Some movies just don’t need to be made. Did we really need a reboot of the Spider-Man franchise this past year? Or another Texas Chainsaw Massacre remake so soon after the last one? Do we need any of the reboots, remakes, sequels, rethinkings, reimaginings, spinoffs, etc., that we get every year? Of course not. But as long as we keep paying to see them, Hollywood will keep making them.
Case in point, Hannibal Rising, from 2007.
Way back in 1992, a little film called The Silence of the Lambs took home all top five Oscars for the previous year (picture, director, actor and actress, and screenplay; quite a feat). Since then, audiences have been fascinated with the character of Hannibal Lecter, brought to life by Anthony Hopkins. Audiences loved this character so much that Thomas Harris, the writer behind the source material, had to write more stories featuring everyone’s favorite cannibal. Don’t feel bad for Harris. Whatever damage he feels has been done to his artistic integrity has surely been salved by the fat pile of cash he gets to sleep on every night. And if that hasn’t worked, then tough. I have no sympathy.
Hannibal Rising was directed by Peter Webber from a script by Harris, and stars Gaspard Ulliel as the titular character. What’s this? No Anthony Hopkins? Not in this one. Hollywood went the route of trying to convince us that Hopkins had aged in reverse for the remake of Red Dragon, but while there are ways to take ten years or more off a middle aged man, Hannibal Rising takes place in the 1950s. There’s not enough CGI in the world to make that work, so enter Mr. Ulliel. Unfortunately, the role is beyond him. His performance appears to be inspired more by Christopher Lambert than Anthony Hopkins. If they ever do a Highlander prequel, though, this is the guy you want starring in it. There are other people in the film, but does it really matter? Everything and everyone in this film exists as playthings for Hannibal Lecter. Harris could have written this thing using Mad Libs.
Hannibal Rising tells the story of Lecter’s origins as a psychopath. According to the story, it can all be traced back to one horrific event in the woods of Lithuania during World War II. Lecter is obviously a case of nurture rather than nature, but I’m wondering why, other than a paycheck, Thomas Harris needed to explore the reasons why his most famous creation became such a monster. Lecter, as it turns out, is a character of great weakness. World War II was a horror show. It was assured there would be a countless number of survivors who suffered or witnessed unspeakable acts, yet these actual, real people never became cannibalistic psychopaths.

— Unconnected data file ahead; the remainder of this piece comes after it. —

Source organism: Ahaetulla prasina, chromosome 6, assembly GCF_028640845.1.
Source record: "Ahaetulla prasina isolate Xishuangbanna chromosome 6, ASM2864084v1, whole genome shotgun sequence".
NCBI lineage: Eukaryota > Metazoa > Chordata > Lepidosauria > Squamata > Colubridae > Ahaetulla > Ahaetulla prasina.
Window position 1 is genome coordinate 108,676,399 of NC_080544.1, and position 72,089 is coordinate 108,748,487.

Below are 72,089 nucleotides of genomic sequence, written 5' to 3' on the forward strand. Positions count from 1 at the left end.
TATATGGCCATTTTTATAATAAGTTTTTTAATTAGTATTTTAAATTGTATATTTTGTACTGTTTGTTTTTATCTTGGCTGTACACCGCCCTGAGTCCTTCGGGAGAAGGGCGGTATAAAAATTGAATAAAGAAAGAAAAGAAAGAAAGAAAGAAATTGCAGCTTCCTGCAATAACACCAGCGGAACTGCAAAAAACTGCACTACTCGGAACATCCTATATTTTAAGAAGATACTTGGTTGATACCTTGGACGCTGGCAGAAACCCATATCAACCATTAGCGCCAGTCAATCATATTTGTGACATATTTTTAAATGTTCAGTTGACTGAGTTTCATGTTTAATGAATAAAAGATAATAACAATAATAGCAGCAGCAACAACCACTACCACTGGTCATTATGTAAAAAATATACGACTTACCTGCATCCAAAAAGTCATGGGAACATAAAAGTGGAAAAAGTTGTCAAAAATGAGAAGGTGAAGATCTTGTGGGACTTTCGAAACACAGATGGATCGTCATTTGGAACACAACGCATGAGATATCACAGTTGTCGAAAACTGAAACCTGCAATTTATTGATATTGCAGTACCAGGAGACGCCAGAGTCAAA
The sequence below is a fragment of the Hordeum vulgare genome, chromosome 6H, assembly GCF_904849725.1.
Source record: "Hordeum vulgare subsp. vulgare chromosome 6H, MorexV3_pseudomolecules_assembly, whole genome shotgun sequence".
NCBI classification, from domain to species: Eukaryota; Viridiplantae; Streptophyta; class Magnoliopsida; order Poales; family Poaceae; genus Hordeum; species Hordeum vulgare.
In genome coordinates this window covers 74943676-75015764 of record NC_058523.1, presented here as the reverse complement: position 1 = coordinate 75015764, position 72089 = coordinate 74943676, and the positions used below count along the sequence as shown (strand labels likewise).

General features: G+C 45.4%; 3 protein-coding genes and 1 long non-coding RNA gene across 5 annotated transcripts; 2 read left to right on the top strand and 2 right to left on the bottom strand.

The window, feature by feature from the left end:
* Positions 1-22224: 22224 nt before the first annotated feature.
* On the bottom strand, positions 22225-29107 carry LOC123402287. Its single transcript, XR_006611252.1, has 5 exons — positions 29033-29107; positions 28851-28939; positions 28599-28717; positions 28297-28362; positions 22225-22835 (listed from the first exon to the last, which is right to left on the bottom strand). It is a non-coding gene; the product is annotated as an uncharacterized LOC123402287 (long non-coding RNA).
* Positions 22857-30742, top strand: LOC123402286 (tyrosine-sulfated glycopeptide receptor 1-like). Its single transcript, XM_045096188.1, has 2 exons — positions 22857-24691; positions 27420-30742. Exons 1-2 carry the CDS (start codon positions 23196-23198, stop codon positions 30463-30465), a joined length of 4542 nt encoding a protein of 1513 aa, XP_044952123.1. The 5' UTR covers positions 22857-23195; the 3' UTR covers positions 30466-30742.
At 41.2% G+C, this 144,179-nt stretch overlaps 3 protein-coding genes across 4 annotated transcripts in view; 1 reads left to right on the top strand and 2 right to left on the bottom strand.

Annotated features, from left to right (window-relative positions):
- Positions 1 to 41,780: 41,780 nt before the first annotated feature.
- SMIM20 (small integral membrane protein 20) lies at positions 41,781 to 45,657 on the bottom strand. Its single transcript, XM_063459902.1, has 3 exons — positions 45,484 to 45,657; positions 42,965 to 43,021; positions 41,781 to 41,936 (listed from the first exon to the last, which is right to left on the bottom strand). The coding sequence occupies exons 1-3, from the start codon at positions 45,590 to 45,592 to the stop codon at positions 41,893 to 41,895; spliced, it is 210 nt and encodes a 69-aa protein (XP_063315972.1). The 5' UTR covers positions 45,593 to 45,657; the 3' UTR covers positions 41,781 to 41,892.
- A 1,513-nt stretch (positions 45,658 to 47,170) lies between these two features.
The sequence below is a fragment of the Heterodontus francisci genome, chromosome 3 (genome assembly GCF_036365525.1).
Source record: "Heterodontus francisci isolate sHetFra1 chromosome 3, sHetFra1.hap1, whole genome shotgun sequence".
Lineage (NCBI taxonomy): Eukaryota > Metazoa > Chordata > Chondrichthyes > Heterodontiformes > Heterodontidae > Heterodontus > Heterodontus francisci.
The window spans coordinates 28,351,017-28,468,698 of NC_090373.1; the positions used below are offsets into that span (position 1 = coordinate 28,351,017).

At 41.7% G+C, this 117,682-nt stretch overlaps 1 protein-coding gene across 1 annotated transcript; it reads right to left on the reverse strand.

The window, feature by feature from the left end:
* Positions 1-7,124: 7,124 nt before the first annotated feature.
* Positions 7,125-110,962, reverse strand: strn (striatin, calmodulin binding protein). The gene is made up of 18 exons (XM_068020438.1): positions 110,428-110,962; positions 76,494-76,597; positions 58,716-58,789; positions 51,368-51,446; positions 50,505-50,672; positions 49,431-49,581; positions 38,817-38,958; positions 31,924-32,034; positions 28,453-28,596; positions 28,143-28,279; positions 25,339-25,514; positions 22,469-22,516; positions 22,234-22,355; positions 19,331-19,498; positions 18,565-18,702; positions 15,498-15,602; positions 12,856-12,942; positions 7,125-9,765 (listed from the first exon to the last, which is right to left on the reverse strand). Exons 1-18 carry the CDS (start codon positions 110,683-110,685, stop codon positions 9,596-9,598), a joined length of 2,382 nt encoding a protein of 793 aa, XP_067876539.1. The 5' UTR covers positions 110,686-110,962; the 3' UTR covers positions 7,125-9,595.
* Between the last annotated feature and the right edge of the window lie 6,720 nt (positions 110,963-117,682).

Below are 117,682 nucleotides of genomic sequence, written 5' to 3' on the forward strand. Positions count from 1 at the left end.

What is also bizarre is that in the course of four movies (five?), Hannibal Lecter has gone from being the personification of evil to an avenging angel with proclivities that aren’t his fault. He spends the bulk of the film, after a throwaway escape from Stalinist Russia, learning about the refined life and chasing down the bad people from his past.
I blame Dexter for this remarkable retrograde transformation. Less facetiously, I blame the moviegoing public. We liked the character of Hannibal Lecter so much that we just couldn’t get enough of him, demanding more more more, from both a tired Harris and a shameless Hollywood. This bastardization of the character is our fault. The only redeeming aspect of this relationship the viewer has with the character is that, as far as I know, people aren’t out there pretending to be Hannibal Lecter. That’s yet more evidence that viewers are much better at separating fact from fiction than the culture war prudes give the people credit for.
None of this means the movie is any good, of course. In fact, it’s this ‘give them what they want’ style of filmmaking that keeps Hannibal Rising from being anything but totally uninspired. But hey, at least the production design is decent.
Wait a minute. Is that Richard Brake, playing a thug with a literal taste for little girls? Oh, man. This guy is continuing the worst Hollywood career I have ever seen. I’ve already tagged this guy playing a potential rapist in Doom and a necrophile in one of Rob Zombie’s Halloween flicks. Richard, seriously, either hire a new agent or find a new career. People are starting to talk. This is absolutely the last way an actor should want to be typecast.